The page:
After the evaluation is complete, the EPA decides whether or not to regulate the chemical. If the chemical is deemed unsafe, the EPA then has two years to specify restrictions. This timeframe can also extend an additional year.

In December 2016 the EPA designated the first 10 substances up for evaluation, which included:

  • 1, 4 Dioxane;
  • Methylene Chloride;
  • 1-Bromopropane;
  • N-Methylpyrolidone;
  • Asbestos;
  • Pigment Violet 29;
  • Carbon Tetrachloride;
  • Trichloroethylene;
  • Cyclic Aliphatic Bromide Cluster (HBCD); and
  • Tetrachloroethylene.

In June 2019, the focus turned to PV29 with a review meeting.

PV29 is described in the Chemical Data Reporting database as:

“Approximately 90% of the domestic production volume of C.I. Pigment Violet 29 in 2015 (approximately 530,000 lbs.) was processed as a site-limited intermediate for the manufacture of other perylene pigments, while 10% of the production volume (approximately 60,000 lbs.) was processed and used in either commercial paints and coatings (approximately 30,000 lbs.) or commercial plastic and rubber products (approximately 30,000 lbs.). An unknown volume of C.I. Pigment Violet 29 is used in consumer watercolor and acrylic paints.”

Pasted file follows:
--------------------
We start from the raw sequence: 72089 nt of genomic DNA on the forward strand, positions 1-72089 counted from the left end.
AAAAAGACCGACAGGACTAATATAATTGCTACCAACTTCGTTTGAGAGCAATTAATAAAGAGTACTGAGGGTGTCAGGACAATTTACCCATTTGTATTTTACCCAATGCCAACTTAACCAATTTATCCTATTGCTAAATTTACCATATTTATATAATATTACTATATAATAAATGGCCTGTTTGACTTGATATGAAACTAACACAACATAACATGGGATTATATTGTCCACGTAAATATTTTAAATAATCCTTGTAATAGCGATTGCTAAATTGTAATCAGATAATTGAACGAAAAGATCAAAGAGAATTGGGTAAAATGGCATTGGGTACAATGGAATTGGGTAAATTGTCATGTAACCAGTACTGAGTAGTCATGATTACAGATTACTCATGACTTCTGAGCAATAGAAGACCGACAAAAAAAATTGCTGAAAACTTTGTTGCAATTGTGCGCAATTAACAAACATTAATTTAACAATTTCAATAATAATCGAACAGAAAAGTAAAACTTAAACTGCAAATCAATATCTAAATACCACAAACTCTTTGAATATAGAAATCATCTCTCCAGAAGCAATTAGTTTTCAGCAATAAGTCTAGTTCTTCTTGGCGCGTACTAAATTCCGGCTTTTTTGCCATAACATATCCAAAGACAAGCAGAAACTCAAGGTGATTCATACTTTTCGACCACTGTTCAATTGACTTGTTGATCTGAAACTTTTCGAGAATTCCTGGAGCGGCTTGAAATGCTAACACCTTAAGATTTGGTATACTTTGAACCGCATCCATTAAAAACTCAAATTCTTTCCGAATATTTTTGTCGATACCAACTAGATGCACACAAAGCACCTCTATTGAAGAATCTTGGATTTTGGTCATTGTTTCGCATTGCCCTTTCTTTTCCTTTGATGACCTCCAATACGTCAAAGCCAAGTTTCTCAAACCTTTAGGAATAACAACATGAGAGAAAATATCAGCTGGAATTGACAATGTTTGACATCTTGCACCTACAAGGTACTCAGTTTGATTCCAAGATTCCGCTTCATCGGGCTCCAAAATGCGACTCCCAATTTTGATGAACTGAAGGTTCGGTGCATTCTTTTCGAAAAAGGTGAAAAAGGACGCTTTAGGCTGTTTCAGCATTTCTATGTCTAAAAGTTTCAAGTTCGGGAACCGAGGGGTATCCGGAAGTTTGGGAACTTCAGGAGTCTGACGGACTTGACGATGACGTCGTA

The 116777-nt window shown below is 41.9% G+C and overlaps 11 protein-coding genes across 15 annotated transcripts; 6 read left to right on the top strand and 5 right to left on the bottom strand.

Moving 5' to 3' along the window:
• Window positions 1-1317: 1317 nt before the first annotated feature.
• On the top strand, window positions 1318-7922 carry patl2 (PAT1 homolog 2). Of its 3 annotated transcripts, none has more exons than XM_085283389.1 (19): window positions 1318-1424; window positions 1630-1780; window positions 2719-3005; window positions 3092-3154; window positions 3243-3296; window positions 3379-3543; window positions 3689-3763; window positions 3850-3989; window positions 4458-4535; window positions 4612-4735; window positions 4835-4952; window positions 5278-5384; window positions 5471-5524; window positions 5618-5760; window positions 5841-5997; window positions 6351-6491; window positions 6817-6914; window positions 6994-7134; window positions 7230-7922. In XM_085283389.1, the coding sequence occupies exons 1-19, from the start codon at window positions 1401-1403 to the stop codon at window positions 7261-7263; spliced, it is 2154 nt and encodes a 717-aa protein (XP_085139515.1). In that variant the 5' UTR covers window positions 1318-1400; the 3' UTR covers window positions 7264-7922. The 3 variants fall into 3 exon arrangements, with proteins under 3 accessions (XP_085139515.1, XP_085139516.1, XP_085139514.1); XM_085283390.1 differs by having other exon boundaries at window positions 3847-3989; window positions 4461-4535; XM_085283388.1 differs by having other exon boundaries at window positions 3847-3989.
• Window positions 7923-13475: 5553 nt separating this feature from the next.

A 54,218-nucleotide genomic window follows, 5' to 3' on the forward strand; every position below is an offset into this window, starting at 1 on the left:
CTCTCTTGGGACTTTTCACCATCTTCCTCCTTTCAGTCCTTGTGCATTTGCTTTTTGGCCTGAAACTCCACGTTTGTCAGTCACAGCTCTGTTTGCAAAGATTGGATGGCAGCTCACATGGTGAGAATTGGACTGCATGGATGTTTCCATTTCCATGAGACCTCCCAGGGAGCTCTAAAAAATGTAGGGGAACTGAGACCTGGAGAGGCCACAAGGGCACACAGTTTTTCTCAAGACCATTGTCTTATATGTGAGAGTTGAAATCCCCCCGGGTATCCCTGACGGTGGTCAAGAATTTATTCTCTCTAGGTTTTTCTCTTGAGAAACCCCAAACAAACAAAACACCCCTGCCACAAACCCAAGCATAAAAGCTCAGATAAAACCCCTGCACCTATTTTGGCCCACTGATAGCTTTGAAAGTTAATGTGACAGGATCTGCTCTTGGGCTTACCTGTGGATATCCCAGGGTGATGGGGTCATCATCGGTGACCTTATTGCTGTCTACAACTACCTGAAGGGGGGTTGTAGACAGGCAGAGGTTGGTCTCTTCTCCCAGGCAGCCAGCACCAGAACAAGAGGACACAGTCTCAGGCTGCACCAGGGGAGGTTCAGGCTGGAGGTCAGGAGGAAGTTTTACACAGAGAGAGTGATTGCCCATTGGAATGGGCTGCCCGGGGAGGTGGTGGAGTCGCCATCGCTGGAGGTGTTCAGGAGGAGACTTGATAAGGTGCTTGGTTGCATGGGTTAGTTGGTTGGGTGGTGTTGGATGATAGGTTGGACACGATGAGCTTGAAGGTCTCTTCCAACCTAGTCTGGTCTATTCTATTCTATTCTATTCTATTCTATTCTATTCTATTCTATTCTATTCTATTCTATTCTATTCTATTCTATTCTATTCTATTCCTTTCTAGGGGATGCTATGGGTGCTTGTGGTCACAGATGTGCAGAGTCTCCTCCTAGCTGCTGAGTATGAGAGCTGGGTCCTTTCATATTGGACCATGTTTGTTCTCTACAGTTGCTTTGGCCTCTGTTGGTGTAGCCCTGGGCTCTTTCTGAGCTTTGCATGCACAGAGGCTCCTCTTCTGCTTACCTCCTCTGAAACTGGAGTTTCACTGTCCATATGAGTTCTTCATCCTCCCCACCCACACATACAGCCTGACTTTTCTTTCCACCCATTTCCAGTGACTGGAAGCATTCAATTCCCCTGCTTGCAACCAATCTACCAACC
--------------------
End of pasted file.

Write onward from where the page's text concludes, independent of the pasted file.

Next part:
“This will be an important opportunity for the science experts on this new committee to provide their scientific and technical advice to EPA,” said EPA Office of Chemical Safety and Pollution Prevention Assistant Administrator Alexandra Dapolito Dunn.

“This peer review ensures scientific rigor and enhances transparency of the risk evaluation process.”

The purpose of that meeting was for the EPA to get the independent review of the science underlying the PV29 risk assessment, including the hazard assessment, assessment of dose-response, exposure assessment and risk characterization.

In November 2020, the EPA announced that it released a revised draft risk evaluation for PV29 after receiving “additional data on PV29 in response to test orders, and the sole U.S. manufacturer of this chemical voluntarily submitted additional information to the agency” since its first draft was released in 2018.

That information was reportedly used to revise the draft risk evaluation.